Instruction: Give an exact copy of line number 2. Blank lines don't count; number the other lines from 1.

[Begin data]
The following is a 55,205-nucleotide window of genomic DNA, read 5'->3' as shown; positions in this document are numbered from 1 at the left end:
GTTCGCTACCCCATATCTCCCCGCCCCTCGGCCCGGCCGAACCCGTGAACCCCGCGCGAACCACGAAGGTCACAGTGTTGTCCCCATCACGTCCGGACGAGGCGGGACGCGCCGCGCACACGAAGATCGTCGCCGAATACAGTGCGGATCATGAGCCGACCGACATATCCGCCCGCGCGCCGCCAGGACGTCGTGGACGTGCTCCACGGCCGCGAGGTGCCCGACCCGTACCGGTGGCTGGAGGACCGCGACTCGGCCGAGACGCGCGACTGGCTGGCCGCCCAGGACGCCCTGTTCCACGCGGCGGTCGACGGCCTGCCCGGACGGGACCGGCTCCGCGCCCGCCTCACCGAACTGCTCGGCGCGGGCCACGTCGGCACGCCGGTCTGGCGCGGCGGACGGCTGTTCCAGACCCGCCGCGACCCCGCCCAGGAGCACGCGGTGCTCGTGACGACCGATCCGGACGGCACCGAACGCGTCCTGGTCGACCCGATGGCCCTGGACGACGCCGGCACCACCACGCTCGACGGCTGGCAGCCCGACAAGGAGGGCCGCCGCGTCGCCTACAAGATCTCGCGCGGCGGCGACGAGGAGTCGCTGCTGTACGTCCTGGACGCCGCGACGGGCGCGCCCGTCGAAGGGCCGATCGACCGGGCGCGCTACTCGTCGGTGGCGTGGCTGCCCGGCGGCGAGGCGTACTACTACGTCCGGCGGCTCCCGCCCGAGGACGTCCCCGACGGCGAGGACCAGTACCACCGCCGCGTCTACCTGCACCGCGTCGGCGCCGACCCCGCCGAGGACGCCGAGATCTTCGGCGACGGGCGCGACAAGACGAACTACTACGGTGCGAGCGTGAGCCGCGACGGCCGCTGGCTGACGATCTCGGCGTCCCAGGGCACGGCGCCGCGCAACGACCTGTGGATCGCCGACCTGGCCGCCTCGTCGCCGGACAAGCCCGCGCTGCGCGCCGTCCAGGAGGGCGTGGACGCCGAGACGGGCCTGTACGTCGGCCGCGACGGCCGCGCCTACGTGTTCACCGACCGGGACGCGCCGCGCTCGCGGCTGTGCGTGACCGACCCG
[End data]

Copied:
GTTCGCTACCCCATATCTCCCCGCCCCTCGGCCCGGCCGAACCCGTGAACCCCGCGCGAACCACGAAGGTCACAGTGTTGTCCCCATCACGTCCGGACGAGGCGGGACGCGCCGCGCACACGAAGATCGTCGCCGAATACAGTGCGGATCATGAGCCGACCGACATATCCGCCCGCGCGCCGCCAGGACGTCGTGGACGTGCTCCACGGCCGCGAGGTGCCCGACCCGTACCGGTGGCTGGAGGACCGCGACTCGGCCGAGACGCGCGACTGGCTGGCCGCCCAGGACGCCCTGTTCCACGCGGCGGTCGACGGCCTGCCCGGACGGGACCGGCTCCGCGCCCGCCTCACCGAACTGCTCGGCGCGGGCCACGTCGGCACGCCGGTCTGGCGCGGCGGACGGCTGTTCCAGACCCGCCGCGACCCCGCCCAGGAGCACGCGGTGCTCGTGACGACCGATCCGGACGGCACCGAACGCGTCCTGGTCGACCCGATGGCCCTGGACGACGCCGGCACCACCACGCTCGACGGCTGGCAGCCCGACAAGGAGGGCCGCCGCGTCGCCTACAAGATCTCGCGCGGCGGCGACGAGGAGTCGCTGCTGTACGTCCTGGACGCCGCGACGGGCGCGCCCGTCGAAGGGCCGATCGACCGGGCGCGCTACTCGTCGGTGGCGTGGCTGCCCGGCGGCGAGGCGTACTACTACGTCCGGCGGCTCCCGCCCGAGGACGTCCCCGACGGCGAGGACCAGTACCACCGCCGCGTCTACCTGCACCGCGTCGGCGCCGACCCCGCCGAGGACGCCGAGATCTTCGGCGACGGGCGCGACAAGACGAACTACTACGGTGCGAGCGTGAGCCGCGACGGCCGCTGGCTGACGATCTCGGCGTCCCAGGGCACGGCGCCGCGCAACGACCTGTGGATCGCCGACCTGGCCGCCTCGTCGCCGGACAAGCCCGCGCTGCGCGCCGTCCAGGAGGGCGTGGACGCCGAGACGGGCCTGTACGTCGGCCGCGACGGCCGCGCCTACGTGTTCACCGACCGGGACGCGCCGCGCTCGCGGCTGTGCGTGACCGACCCG